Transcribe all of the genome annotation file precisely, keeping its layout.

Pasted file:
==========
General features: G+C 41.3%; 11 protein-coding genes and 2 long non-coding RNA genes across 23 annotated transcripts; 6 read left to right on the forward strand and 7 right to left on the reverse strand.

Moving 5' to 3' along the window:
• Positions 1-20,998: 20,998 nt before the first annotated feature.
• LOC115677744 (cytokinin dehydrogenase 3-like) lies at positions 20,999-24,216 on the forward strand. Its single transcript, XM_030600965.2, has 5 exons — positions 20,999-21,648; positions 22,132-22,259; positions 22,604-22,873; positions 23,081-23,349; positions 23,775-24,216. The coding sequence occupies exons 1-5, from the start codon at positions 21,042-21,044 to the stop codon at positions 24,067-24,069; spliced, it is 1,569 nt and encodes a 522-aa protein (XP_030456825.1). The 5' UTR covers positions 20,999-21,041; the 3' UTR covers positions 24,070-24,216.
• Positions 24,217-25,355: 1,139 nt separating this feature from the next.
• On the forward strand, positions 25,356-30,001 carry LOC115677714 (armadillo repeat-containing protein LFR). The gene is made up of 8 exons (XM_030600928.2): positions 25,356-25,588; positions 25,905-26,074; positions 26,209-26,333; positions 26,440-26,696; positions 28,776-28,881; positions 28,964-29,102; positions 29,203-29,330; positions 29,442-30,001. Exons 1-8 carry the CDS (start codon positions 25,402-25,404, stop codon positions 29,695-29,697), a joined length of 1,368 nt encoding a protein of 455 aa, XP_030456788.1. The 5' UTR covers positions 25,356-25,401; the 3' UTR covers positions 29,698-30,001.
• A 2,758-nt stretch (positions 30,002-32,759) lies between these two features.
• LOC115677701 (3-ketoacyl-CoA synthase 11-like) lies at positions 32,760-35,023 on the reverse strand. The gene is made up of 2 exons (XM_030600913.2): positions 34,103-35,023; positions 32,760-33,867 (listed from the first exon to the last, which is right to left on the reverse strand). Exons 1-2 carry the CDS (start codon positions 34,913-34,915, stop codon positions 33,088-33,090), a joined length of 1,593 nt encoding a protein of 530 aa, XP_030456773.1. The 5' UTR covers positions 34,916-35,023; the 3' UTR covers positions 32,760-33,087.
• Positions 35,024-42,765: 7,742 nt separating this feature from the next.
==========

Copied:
General features: G+C 41.3%; 11 protein-coding genes and 2 long non-coding RNA genes across 23 annotated transcripts; 6 read left to right on the forward strand and 7 right to left on the reverse strand.

Moving 5' to 3' along the window:
• Positions 1-20,998: 20,998 nt before the first annotated feature.
• LOC115677744 (cytokinin dehydrogenase 3-like) lies at positions 20,999-24,216 on the forward strand. Its single transcript, XM_030600965.2, has 5 exons — positions 20,999-21,648; positions 22,132-22,259; positions 22,604-22,873; positions 23,081-23,349; positions 23,775-24,216. The coding sequence occupies exons 1-5, from the start codon at positions 21,042-21,044 to the stop codon at positions 24,067-24,069; spliced, it is 1,569 nt and encodes a 522-aa protein (XP_030456825.1). The 5' UTR covers positions 20,999-21,041; the 3' UTR covers positions 24,070-24,216.
• Positions 24,217-25,355: 1,139 nt separating this feature from the next.
• On the forward strand, positions 25,356-30,001 carry LOC115677714 (armadillo repeat-containing protein LFR). The gene is made up of 8 exons (XM_030600928.2): positions 25,356-25,588; positions 25,905-26,074; positions 26,209-26,333; positions 26,440-26,696; positions 28,776-28,881; positions 28,964-29,102; positions 29,203-29,330; positions 29,442-30,001. Exons 1-8 carry the CDS (start codon positions 25,402-25,404, stop codon positions 29,695-29,697), a joined length of 1,368 nt encoding a protein of 455 aa, XP_030456788.1. The 5' UTR covers positions 25,356-25,401; the 3' UTR covers positions 29,698-30,001.
• A 2,758-nt stretch (positions 30,002-32,759) lies between these two features.
• LOC115677701 (3-ketoacyl-CoA synthase 11-like) lies at positions 32,760-35,023 on the reverse strand. The gene is made up of 2 exons (XM_030600913.2): positions 34,103-35,023; positions 32,760-33,867 (listed from the first exon to the last, which is right to left on the reverse strand). Exons 1-2 carry the CDS (start codon positions 34,913-34,915, stop codon positions 33,088-33,090), a joined length of 1,593 nt encoding a protein of 530 aa, XP_030456773.1. The 5' UTR covers positions 34,916-35,023; the 3' UTR covers positions 32,760-33,087.
• Positions 35,024-42,765: 7,742 nt separating this feature from the next.